A new study shows roughly half of all physically disabled women in Germany have been sexually abused during their youth. Women are also subjected to widespread physical abuse, according to the study.
After all, what’s an open attitude about sexuality good for if you can’t exploit the weak for your emotionally barren jollies while claiming to be a superhuman advanced being, what is it good for anyway?
A man charged with raping his daughter nearly 500 times and fathering three children by her during a 34-year reign of domestic terror told a German court on Monday the sex had been consensual.
So there it is – your choices are plain to see: you can sue the Pope with the hope that Catholicism and personal faith cease to exist while forgetting about the real harm done by those who never had a moral compass installed, or you can go with the old fashioned leftism of the past, and try calling them “the far right”.
“We have people in our programmes who have had weapons training themselves,” said Koch. “They were trained in western Germany, in Lower Saxony, by neo-Nazis who used to be mercenaries, for instance in the former Yugoslavia. Some were part of European training networks and got training in France or Belgium.”

The training takes place in remote country areas, sometimes privately owned, and sometimes rented for the purpose, either in an afternoon or over several days. “They often look for isolated wooded areas,” said Koch.
And outside of that, and the unceasing calls for Revolutionary Violence™ from the far left, they’re a thoughtful, pacifist, and peaceful society that just doesn’t want to get tangled up in that weird, incomprehensible, icky world out there so that they can get back to the business of talking up their society-improving role in advancing the human condition spending all day working on their self-awareness.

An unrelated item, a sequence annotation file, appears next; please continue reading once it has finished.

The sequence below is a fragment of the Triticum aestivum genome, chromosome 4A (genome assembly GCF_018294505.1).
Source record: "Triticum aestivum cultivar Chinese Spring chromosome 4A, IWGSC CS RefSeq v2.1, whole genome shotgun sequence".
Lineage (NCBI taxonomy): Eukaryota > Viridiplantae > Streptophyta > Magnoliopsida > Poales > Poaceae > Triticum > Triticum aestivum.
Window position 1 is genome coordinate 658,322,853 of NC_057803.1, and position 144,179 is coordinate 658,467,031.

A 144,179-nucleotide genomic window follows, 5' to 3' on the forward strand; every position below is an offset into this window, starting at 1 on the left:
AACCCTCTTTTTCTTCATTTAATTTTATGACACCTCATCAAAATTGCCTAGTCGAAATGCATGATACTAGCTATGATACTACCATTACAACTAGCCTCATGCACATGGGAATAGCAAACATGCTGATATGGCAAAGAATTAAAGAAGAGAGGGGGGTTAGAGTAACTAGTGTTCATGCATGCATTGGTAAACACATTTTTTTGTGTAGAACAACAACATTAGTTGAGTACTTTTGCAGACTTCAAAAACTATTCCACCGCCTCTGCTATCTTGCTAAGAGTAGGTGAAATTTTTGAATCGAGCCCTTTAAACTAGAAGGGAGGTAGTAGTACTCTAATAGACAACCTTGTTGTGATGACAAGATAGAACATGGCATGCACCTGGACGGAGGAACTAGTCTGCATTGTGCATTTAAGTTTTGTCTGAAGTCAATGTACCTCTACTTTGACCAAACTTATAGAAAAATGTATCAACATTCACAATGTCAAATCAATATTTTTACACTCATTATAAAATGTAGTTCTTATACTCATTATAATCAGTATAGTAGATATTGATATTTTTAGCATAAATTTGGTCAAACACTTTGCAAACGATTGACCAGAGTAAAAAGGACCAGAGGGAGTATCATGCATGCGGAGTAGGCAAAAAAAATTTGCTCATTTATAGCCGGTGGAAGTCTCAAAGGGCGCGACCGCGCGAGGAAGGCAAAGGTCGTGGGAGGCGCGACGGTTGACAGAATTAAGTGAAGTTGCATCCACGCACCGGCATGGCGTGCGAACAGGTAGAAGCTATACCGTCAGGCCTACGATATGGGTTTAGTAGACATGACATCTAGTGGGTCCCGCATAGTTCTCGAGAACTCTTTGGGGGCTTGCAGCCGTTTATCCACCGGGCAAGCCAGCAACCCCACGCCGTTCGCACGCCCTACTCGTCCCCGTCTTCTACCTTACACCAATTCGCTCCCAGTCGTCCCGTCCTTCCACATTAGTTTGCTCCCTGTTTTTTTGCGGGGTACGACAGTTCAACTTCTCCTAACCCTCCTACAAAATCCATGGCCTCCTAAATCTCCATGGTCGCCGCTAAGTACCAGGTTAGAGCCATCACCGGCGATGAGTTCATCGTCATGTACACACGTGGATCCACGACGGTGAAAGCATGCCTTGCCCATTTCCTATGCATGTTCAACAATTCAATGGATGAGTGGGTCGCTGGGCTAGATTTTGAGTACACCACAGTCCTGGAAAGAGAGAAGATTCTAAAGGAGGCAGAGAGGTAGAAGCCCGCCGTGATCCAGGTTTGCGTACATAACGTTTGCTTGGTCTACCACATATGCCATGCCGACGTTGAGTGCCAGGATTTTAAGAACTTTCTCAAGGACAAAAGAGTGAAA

Islands of Greece Are Green and Beautiful

Green and Beautiful
Where the Olive Trees Grow
In the Fields Below

No tongue-in-cheek tie-ups to the current situation in Greece;
simply, it's the 50th anniversary of The Guns of Navarone, a war movie I never thought was that exciting, but whose movie theme, and whose Mitch Miller-led chorus, are pretty fabulous… It was OK (the role of the American held by David Niven?!?!), but after seeing, as a kid, realistic war movie recreations with officers and troops from all over the map, like The Longest Day (also Mitch Miller) and Tora Tora Tora, made-up stories with a handful of soldiers ("six men come to save 2,000 men, 2,000 men the brave and the bold, for whom the bells have tolled") didn't do it for me any more…

Sunday, November 27, 2011

”First Pirate MEP: We expect party to grow”

Thus spake Christian Engström, Swedish Pirate Party Minister of European Parliament, to which I am inclined to agree. Since their platform either has pointless platitiudes, and otherwise promises to make free the kind of things that “I have yet to grow up” Urban dwellers in their 20s and 30s do to amuse themselves in privacy, they surely will take off. They’re a sort of NAMBLA for gamers and people who download music without paying for it.

Nothing sells in EUtopia like legalizing theft - in this case of intellectual property. Imagine the future. Campaigners will use allusions to Angry Birds as a allusions in speeches. The less real the stakes, the more likely it will be to sell like hotcakes.

After all, we all know that when a government gives away something for free, people take care of it, and don’t abuse or over-use it. That’s why the Berlin Senate Piraten platform included the idea that all transit should be free of charge.

So hats off to this stunningly delusional bunch – they are the only “entitlement libertarians” that I’ve ever had the pleasure of seeing taken seriously.

Was the Libyan Operation "a Just War" or Was It "Just a War"?

Answering the questions of Le Monde's Nicolas Truong, Bernard-Henry Lévy and Rony Brauman offer opposing answers. The Médecins Sans Frontières leader (the MSF's Rony Brauman) thinks the Libyan revolution was all anti-Gaddafi propaganda while BHL feels one must make a distinction between George W Bush's Iraq war ("preventive war" not good) and the Libyan conflict ("preemptive war" good). Sigh.
Les théoriciens de la guerre juste établissent une distinction, que vous effacez allègrement, entre la guerre préventive (l'Irak) et la guerre préemptive (on a les preuves qu'un massacre est programmé, qu'il commence d'être mis en oeuvre - et on l'arrête avant qu'il ne soit allé au bout de son programme). En Libye, on est clairement dans ce second cas. … la Libye est le contraire de l'Irak.